Environmental Policy

Some Coal Ash from China Too Radioactive for Reuse
November 10, 2017 11:21 AM - Duke University

Manufacturers are increasingly using encapsulated coal ash from power plants as a low-cost binding agent in concrete, wallboard, bricks, roofing and other building materials. But a new study by U.S. and Chinese scientists cautions that coal ash from high-uranium deposits in China may be too radioactive for this use.

Climate change, sparse policies endanger right whale population
November 10, 2017 10:55 AM - Cornell University

North Atlantic right whales – a highly endangered species making modest population gains in the past decade – may be imperiled by warming waters and insufficient international protection, according to a new Cornell analysis published online in Global Change Biology, Oct. 30.

China's Sulfur Dioxide Emissions Declined Significantly While India's Grew Over Last Decade
November 9, 2017 12:09 PM - University of Maryland

Sulfur dioxide is an air pollutant that causes acid rain, haze and many health-related problems. It is produced predominantly when coal is burned to generate electricity.

Geography PhD creates virtual environment for coastal planning project
November 9, 2017 08:09 AM - University of Victoria

What if you could experience the beauty of Sidney Spit (at the northern tip of Sidney Island) without leaving your home? Robert Newell has applied cutting-edge technology to develop a virtual reality experience that takes visitors on a tour of the park, over land and underwater, using visualization tools.

Are the Grandkids Worth It? Climate Change Policy Depends on How We Value Human Population
October 31, 2017 02:29 PM - Princeton University, Woodrow Wilson School of Public and International Affairs

If the human population continues to grow, more pressure will be put on carbon dioxide emissions — leaving future generations vulnerable to the effects of climate change. To head this off, greenhouse gas emissions must be reduced, but that could cost billions of dollars or more over the next few decades, a dilemma plaguing today’s policymakers.

How cities can fight climate change most effectively
October 30, 2017 11:25 AM - Massachusetts Institute of Technology

What are the best ways for U.S. cities to combat climate change? A new study co-authored by an MIT professor indicates it will be easier for cities to reduce emissions coming from residential energy use rather than from local transportation — and this reduction will happen mostly thanks to better building practices, not greater housing density.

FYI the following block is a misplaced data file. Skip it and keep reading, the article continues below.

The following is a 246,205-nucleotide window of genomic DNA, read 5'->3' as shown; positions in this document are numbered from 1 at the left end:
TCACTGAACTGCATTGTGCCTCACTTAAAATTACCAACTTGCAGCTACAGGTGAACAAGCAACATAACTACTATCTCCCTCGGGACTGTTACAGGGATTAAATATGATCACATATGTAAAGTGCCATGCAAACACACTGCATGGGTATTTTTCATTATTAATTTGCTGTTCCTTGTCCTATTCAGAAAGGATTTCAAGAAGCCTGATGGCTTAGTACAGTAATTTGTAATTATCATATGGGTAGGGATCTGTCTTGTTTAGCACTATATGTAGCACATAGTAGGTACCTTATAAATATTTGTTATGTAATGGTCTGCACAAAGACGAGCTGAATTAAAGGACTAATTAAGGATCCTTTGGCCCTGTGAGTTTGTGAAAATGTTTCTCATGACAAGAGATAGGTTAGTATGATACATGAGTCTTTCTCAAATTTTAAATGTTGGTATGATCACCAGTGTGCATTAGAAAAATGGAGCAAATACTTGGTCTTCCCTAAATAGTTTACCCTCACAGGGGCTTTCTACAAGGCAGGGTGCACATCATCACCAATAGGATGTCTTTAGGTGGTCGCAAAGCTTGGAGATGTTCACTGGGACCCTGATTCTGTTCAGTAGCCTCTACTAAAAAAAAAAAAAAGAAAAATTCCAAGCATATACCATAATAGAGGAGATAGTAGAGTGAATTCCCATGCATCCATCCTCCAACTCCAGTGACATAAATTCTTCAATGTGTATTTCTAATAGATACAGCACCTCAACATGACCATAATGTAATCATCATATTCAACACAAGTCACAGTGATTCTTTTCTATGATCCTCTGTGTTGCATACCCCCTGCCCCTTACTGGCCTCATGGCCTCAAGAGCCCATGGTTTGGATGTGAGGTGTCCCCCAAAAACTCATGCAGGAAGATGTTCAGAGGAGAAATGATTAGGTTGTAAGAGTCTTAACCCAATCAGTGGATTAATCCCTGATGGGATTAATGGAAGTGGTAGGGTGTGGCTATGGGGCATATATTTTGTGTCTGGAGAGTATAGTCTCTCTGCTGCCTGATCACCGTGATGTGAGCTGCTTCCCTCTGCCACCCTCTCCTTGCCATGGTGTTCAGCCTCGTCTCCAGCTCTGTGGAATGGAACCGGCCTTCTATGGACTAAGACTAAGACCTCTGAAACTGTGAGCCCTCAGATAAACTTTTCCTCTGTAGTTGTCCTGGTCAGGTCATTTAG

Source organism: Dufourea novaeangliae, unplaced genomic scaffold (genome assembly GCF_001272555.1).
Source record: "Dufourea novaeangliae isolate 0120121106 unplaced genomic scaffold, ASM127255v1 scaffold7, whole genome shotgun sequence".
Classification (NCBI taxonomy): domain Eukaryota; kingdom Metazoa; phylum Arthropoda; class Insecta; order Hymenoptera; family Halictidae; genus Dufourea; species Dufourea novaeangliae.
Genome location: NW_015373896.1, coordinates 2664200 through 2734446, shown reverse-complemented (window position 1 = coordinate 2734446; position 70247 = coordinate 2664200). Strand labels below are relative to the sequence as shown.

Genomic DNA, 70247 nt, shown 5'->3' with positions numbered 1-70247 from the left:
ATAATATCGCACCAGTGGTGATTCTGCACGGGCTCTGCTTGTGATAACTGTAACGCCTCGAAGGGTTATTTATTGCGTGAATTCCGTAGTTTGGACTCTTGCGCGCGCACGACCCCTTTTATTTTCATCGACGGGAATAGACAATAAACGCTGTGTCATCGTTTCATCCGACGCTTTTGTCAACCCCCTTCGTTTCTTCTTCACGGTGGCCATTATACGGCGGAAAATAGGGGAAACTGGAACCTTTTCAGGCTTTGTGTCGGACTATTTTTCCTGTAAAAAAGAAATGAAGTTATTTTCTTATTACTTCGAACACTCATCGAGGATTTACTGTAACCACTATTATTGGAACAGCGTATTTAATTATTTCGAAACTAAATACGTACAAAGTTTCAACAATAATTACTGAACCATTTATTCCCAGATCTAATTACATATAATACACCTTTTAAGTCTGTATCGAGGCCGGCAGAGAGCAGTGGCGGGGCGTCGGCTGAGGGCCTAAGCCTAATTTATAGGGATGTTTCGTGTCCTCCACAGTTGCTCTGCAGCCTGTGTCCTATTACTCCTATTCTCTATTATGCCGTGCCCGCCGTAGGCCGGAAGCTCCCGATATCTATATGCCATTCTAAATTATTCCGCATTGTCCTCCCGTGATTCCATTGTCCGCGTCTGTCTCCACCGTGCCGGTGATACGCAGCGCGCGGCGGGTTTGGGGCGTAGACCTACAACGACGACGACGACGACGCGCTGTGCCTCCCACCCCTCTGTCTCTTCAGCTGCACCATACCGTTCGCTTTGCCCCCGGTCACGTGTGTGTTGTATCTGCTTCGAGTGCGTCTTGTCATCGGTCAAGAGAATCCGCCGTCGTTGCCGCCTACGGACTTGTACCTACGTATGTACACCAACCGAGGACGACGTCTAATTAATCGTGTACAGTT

Marine Species Threatened by Deep-Sea Mining
October 25, 2017 11:39 AM - University of Gothenburg

Less than half of our planet’s surface is covered by land. The rest is water, and this environment is home to an enormous range of animal species, most of which remain undiscovered and thus have not yet been named.

Exposure to Glyphosate, Chemical Found in Weed Killers, Increased Over 23 Years
October 24, 2017 11:37 AM - University of California - San Diego

Analyzing samples from a prospective study, University of California San Diego School of Medicine researchers found that human exposure to glyphosate, a chemical widely found in weed killers, has increased approximately 500 percent since the introduction of genetically modified crops.

Sea Level Rise Could Flood 1.9 Million U.S. Homes by 2100
October 24, 2017 10:12 AM - Yale Environment 360

An estimated 1.9 million U.S. homes could be flooded by 2100 if seas rise 6 feet in response to climate change, according to a new analysis by the real estate company Zillow. The affected properties are valued at $916 billion dollars and represent 1.8 percent of the country’s housing stock.

Zebra chip pathogen found in Western Canada for the first time
October 24, 2017 08:41 AM - University of Lethbridge

For the first time, evidence of the zebra chip pathogen has been found in potato fields in southern Alberta, but the University of Lethbridge’s Dr. Dan Johnson cautions against panic.

“So far, the zebra chip pathogen has appeared in only small numbers of potato psyllids,” says Johnson, a biogeography professor and coordinator of the Canadian Potato Psyllid and Zebra Chip Monitoring Network. “The number of potato psyllids in all Alberta sites is very low and many sample cards have found no evidence of the potato psyllid insect. Zebra chip does not normally become a problem unless the potato psyllids are found in much higher numbers than are currently being found in Canada.”

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